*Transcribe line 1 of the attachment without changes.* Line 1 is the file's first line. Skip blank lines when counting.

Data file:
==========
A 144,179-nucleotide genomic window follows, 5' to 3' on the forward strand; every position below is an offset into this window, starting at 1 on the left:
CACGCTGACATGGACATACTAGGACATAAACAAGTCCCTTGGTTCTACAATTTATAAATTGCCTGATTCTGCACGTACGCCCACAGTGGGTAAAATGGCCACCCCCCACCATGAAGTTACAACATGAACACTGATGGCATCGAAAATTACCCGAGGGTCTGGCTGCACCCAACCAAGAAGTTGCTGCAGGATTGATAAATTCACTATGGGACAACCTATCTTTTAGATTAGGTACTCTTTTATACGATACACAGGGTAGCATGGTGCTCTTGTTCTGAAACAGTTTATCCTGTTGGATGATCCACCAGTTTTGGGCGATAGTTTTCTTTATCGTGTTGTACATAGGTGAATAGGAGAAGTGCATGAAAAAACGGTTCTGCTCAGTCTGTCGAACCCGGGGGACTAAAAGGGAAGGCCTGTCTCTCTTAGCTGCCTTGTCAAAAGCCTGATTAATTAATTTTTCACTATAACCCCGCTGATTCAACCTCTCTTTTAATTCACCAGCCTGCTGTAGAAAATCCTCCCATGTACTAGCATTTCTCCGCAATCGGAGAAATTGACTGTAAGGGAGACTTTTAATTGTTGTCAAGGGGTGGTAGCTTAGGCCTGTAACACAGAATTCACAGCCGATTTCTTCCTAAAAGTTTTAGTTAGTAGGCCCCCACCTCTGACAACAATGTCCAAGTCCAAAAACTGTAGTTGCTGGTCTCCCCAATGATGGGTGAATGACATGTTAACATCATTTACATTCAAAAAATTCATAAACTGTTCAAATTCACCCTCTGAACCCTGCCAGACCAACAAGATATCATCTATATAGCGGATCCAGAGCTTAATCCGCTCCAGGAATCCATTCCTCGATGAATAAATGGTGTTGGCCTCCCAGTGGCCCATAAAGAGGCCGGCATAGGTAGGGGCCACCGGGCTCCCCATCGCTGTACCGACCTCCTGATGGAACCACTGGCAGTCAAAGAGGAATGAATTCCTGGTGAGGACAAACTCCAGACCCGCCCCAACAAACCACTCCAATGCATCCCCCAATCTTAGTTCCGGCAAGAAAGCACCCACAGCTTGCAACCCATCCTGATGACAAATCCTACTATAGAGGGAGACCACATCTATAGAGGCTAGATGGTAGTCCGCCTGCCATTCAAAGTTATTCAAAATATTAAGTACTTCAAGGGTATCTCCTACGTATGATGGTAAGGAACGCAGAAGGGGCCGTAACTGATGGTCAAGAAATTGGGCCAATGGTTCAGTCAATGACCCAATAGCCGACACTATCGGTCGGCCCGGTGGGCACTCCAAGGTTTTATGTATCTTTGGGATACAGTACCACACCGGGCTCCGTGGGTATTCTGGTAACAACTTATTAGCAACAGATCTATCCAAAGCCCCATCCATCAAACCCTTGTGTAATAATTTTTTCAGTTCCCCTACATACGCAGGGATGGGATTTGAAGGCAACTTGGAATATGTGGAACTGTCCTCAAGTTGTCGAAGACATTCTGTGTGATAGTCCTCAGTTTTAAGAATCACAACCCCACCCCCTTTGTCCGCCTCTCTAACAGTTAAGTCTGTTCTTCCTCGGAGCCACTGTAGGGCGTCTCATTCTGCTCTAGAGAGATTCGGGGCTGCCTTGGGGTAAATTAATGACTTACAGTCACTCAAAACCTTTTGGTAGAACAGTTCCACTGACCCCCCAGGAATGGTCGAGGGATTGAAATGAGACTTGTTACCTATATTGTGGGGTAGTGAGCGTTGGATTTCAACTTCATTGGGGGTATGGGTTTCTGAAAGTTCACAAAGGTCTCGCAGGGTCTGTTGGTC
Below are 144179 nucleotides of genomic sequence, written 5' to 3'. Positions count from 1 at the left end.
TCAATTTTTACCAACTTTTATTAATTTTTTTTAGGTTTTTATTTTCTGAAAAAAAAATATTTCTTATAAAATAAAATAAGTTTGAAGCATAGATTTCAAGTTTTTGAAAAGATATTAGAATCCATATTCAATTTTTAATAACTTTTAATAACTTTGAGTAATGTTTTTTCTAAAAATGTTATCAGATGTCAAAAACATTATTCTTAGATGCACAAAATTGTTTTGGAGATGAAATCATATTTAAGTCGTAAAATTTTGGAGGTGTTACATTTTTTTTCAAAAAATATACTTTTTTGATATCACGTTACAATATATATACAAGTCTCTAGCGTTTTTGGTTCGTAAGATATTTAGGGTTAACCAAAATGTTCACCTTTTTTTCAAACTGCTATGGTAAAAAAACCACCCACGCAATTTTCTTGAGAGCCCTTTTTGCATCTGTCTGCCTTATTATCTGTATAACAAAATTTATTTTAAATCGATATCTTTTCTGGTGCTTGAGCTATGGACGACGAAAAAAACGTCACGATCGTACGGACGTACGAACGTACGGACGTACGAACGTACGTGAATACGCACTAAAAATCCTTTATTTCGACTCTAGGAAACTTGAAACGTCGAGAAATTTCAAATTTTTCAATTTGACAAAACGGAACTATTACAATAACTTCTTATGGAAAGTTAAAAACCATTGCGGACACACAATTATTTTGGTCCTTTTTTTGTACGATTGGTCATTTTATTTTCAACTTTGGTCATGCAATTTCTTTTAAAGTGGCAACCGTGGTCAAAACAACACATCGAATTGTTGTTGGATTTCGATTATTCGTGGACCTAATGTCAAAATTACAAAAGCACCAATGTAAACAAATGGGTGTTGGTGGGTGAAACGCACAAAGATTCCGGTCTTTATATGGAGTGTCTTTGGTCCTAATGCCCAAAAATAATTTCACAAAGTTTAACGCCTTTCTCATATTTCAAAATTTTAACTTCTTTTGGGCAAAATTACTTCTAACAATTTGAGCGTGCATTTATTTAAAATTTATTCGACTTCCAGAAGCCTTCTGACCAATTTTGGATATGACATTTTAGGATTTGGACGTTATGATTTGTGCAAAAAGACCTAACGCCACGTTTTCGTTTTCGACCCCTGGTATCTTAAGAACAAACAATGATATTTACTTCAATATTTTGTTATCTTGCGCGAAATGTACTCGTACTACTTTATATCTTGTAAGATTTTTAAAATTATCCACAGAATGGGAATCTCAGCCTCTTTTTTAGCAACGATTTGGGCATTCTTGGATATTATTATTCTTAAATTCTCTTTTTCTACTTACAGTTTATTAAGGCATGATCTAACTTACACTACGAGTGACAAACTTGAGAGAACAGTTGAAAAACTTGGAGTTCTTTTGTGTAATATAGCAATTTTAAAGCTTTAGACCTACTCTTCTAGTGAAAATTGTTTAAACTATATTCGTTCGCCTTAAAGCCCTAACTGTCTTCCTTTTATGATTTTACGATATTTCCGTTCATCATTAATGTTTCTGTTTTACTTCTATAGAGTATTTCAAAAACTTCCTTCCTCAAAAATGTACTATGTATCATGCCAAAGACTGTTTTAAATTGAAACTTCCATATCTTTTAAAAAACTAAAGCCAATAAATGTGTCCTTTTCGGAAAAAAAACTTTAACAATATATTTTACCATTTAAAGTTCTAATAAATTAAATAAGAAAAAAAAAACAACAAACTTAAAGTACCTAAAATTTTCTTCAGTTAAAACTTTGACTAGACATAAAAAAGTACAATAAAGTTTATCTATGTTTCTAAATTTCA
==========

A 144,179-nucleotide genomic window follows, 5' to 3' on the forward strand; every position below is an offset into this window, starting at 1 on the left: